A trenchant philosophical essay reminiscent of the best of Garry Wills; smart moralizing in a time governed by its archly stupid variant.

Pub Date: April 5, 2010

ISBN: 0-465-04723-8

Page Count: 320

Publisher: Basic

Review Posted Online: May 20, 2010

Kirkus Reviews Issue: Feb. 15, 2005

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Doyle offers another lucid, inspiring chronicle of female empowerment and the rewards of self-awareness and renewal.

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  • New York Times Bestseller

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UNTAMED

More life reflections from the bestselling author on themes of societal captivity and the catharsis of personal freedom.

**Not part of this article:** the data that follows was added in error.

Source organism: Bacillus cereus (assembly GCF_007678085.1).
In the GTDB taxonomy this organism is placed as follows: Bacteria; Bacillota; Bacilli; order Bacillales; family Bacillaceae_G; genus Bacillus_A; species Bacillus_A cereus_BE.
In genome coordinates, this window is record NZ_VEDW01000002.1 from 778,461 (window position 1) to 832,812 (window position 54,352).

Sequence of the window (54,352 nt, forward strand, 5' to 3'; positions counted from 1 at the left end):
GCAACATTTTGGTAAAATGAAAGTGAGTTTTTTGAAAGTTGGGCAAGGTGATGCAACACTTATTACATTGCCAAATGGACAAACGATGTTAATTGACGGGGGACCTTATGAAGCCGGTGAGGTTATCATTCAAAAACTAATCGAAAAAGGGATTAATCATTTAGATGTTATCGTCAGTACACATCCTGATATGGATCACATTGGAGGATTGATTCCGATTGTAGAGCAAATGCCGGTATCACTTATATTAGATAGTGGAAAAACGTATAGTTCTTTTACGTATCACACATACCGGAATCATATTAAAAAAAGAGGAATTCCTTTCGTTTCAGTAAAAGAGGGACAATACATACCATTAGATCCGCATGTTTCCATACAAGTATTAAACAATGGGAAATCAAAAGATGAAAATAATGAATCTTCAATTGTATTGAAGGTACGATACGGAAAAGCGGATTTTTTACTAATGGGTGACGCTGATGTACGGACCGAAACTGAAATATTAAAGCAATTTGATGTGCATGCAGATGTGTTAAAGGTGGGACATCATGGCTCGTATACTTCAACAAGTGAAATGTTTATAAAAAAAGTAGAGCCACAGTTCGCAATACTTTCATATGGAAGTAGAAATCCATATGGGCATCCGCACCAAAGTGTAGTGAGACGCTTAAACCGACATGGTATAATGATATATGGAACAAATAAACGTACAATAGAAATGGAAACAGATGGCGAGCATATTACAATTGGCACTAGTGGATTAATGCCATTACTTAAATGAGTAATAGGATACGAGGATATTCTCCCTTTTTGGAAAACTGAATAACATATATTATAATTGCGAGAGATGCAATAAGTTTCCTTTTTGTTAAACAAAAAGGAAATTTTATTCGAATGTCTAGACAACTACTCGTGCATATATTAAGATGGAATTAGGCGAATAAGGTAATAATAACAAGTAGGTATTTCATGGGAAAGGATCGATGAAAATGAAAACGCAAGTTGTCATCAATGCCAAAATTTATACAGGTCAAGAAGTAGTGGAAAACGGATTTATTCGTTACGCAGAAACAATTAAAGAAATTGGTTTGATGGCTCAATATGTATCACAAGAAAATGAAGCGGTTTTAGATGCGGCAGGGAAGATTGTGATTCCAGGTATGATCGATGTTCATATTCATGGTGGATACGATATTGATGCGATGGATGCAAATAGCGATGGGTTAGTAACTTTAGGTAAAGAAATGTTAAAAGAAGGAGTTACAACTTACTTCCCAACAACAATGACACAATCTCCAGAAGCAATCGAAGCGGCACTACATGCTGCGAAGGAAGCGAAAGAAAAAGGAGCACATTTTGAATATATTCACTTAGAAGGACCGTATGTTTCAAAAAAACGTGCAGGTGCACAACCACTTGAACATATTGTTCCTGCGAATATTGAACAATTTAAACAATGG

In her third book, Doyle (Love Warrior, 2016, etc.) begins with a life-changing event. “Four years ago,” she writes, “married to the father of my three children, I fell in love with a woman.” That woman, Abby Wambach, would become her wife. Emblematically arranged into three sections—“Caged,” “Keys,” “Freedom”—the narrative offers, among other elements, vignettes about the soulful author’s girlhood, when she was bulimic and felt like a zoo animal, a “caged girl made for wide-open skies.” She followed the path that seemed right and appropriate based on her Catholic upbringing and adolescent conditioning. After a downward spiral into “drinking, drugging, and purging,” Doyle found sobriety and the authentic self she’d been suppressing. Still, there was trouble: Straining an already troubled marriage was her husband’s infidelity, which eventually led to life-altering choices and the discovery of a love she’d never experienced before. Throughout the book, Doyle remains open and candid, whether she’s admitting to rigging a high school homecoming court election or denouncing the doting perfectionism of “cream cheese parenting,” which is about “giving your children the best of everything.” The author’s fears and concerns are often mirrored by real-world issues: gender roles and bias, white privilege, racism, and religion-fueled homophobia and hypocrisy. Some stories merely skim the surface of larger issues, but Doyle revisits them in later sections and digs deeper, using friends and familial references to personify their impact on her life, both past and present. Shorter pieces, some only a page in length, manage to effectively translate an emotional gut punch, as when Doyle’s therapist called her blooming extramarital lesbian love a “dangerous distraction.” Ultimately, the narrative is an in-depth look at a courageous woman eager to share the wealth of her experiences by embracing vulnerability and reclaiming her inner strength and resiliency.